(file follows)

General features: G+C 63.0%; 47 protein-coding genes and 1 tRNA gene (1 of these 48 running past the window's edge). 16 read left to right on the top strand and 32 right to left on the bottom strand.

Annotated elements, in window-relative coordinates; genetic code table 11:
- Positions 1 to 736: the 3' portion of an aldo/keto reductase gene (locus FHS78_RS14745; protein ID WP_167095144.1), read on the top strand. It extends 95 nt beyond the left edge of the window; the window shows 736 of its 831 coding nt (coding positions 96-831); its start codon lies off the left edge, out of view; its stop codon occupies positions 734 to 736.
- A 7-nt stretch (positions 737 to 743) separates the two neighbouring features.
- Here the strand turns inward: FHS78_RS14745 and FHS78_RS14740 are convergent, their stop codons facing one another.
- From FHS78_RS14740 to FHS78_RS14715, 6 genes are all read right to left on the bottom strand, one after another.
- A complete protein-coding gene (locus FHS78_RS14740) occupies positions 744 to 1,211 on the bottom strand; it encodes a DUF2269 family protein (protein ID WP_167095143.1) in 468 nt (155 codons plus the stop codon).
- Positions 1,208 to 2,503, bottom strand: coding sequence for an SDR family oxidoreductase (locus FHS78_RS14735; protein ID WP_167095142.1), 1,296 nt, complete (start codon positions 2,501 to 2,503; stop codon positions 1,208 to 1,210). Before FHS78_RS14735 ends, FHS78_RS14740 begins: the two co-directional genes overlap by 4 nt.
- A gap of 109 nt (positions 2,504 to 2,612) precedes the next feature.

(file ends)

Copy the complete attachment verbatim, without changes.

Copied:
General features: G+C 63.0%; 47 protein-coding genes and 1 tRNA gene (1 of these 48 running past the window's edge). 16 read left to right on the top strand and 32 right to left on the bottom strand.

Annotated elements, in window-relative coordinates; genetic code table 11:
- Positions 1 to 736: the 3' portion of an aldo/keto reductase gene (locus FHS78_RS14745; protein ID WP_167095144.1), read on the top strand. It extends 95 nt beyond the left edge of the window; the window shows 736 of its 831 coding nt (coding positions 96-831); its start codon lies off the left edge, out of view; its stop codon occupies positions 734 to 736.
- A 7-nt stretch (positions 737 to 743) separates the two neighbouring features.
- Here the strand turns inward: FHS78_RS14745 and FHS78_RS14740 are convergent, their stop codons facing one another.
- From FHS78_RS14740 to FHS78_RS14715, 6 genes are all read right to left on the bottom strand, one after another.
- A complete protein-coding gene (locus FHS78_RS14740) occupies positions 744 to 1,211 on the bottom strand; it encodes a DUF2269 family protein (protein ID WP_167095143.1) in 468 nt (155 codons plus the stop codon).
- Positions 1,208 to 2,503, bottom strand: coding sequence for an SDR family oxidoreductase (locus FHS78_RS14735; protein ID WP_167095142.1), 1,296 nt, complete (start codon positions 2,501 to 2,503; stop codon positions 1,208 to 1,210). Before FHS78_RS14735 ends, FHS78_RS14740 begins: the two co-directional genes overlap by 4 nt.
- A gap of 109 nt (positions 2,504 to 2,612) precedes the next feature.